I can remember a time when I drove down the somewhat remote potholed road in front of the house where my father grew up, saying, “I don’t know how anyone could live out here. What would they do in the winter?” Potholed it may be, but that road is actually paved. Sort of, in a neglectful fashion. I used to visit the West Virginia backroads where my father was raised, where my great-grandfather once owned 800 acres, where my great-great-grandfather’s house still stands, on ritual family history vacations with my family. We’d stay in an old ramshackle, mouse-ridden cabin on the only piece yet remaining of my great-grandfather’s farm. We shot tin cans, played in the river, swung on grapevines, used the outhouse, and toured the family headstones in the forgotten cemeteries.
Then we went home to our comfortable suburban existence, secure in the knowledge that the grocery store was around the corner and the mall was 10 minutes away.
I continued these ritual family history vacations with my own children, never dreaming one day I’d live on a road worse than the one I thought must be so impassible in the winter. I’m a seemingly unlikely homesteader. I was always attracted to the country in a dreamy-storybook way, but it seemed far too exotic and foreign to actually ever fit into my life. In the 1960s and 1970s, rural movement was somewhat narrowly defined in youth counter-culture. I was just a child then and was completely unaware of the so-called back-to-the-landers. Today, I don’t fall into any of the stereotypical media models of our modern rural revival. I’m not a survivalist, a hippie, a fundamentalist, a homeschooler, or a retiree. I fall into a different category, one that crosses all those lines and more, and one that could only be born of the age of the iPad and was completely unpredicted when our parents imagined our futures in terms of Star Trek.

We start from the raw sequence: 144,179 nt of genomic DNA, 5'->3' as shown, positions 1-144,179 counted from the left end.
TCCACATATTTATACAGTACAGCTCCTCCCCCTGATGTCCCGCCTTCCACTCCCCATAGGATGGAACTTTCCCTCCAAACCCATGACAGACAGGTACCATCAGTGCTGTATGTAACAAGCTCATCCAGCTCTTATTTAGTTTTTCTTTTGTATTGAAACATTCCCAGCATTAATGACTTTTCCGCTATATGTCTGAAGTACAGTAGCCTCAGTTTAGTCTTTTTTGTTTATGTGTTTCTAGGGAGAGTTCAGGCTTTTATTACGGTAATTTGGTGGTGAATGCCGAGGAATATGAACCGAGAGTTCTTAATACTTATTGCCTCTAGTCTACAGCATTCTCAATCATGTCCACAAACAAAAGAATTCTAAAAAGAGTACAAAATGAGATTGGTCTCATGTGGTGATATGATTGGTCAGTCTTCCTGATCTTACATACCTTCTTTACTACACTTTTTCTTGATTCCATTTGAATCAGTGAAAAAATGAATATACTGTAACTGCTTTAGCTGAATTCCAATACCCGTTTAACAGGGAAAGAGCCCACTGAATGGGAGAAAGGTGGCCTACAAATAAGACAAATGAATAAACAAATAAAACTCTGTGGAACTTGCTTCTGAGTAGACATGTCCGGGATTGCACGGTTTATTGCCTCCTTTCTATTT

With the increasing sophistication, digitalization, and conveniences of today’s world, most of us can live our entire lives barely lifting a finger other than to a keyboard. Like an extreme sport, homesteading is an exercise of the human spirit. A testing of our bodies, minds, and wills outside the luxurious twenty-first century box. Just as our grandparents and parents fled the farm, eager to clasp Linoleum, Parkay, and K-Mart to their bosoms, we flee in the other direction. We want to build fences, raise chickens, milk a cow, dig a root cellar, home-can vegetables, bake bread, and grow our own fruit. We don’t have to do it; we want to do it. We do it for the self-sustainability, the fresh food, the satisfaction of a day’s work, and the steely test of our wills. Some of us do it on farms, some of us do it on a few acres. Some of us even do it in one-bedroom urban apartments.
We’re the new back-to-the-landers.
Not everybody understands us, but that’s okay. We don’t understand them either.